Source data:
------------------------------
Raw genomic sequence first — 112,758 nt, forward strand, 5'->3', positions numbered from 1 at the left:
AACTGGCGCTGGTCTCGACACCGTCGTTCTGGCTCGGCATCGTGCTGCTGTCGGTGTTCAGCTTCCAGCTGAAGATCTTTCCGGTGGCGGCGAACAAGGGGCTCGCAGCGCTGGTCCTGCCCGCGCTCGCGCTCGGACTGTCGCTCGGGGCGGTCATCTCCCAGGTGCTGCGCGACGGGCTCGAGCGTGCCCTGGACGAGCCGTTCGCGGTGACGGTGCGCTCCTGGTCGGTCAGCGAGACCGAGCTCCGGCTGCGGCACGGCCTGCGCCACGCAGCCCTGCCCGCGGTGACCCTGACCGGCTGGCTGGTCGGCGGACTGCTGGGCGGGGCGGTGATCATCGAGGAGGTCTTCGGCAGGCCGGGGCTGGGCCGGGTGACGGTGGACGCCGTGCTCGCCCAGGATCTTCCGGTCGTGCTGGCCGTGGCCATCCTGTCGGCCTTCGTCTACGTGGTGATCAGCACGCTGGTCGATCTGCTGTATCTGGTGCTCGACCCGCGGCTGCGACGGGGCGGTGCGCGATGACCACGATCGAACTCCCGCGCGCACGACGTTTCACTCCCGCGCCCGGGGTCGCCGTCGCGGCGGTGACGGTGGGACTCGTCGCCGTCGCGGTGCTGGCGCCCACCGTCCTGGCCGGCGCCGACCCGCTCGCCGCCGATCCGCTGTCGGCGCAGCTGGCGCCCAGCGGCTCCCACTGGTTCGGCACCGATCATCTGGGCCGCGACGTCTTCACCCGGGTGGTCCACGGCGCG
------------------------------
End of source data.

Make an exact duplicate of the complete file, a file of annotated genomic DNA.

Raw genomic sequence first — 112,758 nt, forward strand, 5'->3', positions numbered from 1 at the left:
AACTGGCGCTGGTCTCGACACCGTCGTTCTGGCTCGGCATCGTGCTGCTGTCGGTGTTCAGCTTCCAGCTGAAGATCTTTCCGGTGGCGGCGAACAAGGGGCTCGCAGCGCTGGTCCTGCCCGCGCTCGCGCTCGGACTGTCGCTCGGGGCGGTCATCTCCCAGGTGCTGCGCGACGGGCTCGAGCGTGCCCTGGACGAGCCGTTCGCGGTGACGGTGCGCTCCTGGTCGGTCAGCGAGACCGAGCTCCGGCTGCGGCACGGCCTGCGCCACGCAGCCCTGCCCGCGGTGACCCTGACCGGCTGGCTGGTCGGCGGACTGCTGGGCGGGGCGGTGATCATCGAGGAGGTCTTCGGCAGGCCGGGGCTGGGCCGGGTGACGGTGGACGCCGTGCTCGCCCAGGATCTTCCGGTCGTGCTGGCCGTGGCCATCCTGTCGGCCTTCGTCTACGTGGTGATCAGCACGCTGGTCGATCTGCTGTATCTGGTGCTCGACCCGCGGCTGCGACGGGGCGGTGCGCGATGACCACGATCGAACTCCCGCGCGCACGACGTTTCACTCCCGCGCCCGGGGTCGCCGTCGCGGCGGTGACGGTGGGACTCGTCGCCGTCGCGGTGCTGGCGCCCACCGTCCTGGCCGGCGCCGACCCGCTCGCCGCCGATCCGCTGTCGGCGCAGCTGGCGCCCAGCGGCTCCCACTGGTTCGGCACCGATCATCTGGGCCGCGACGTCTTCACCCGGGTGGTCCACGGCGCG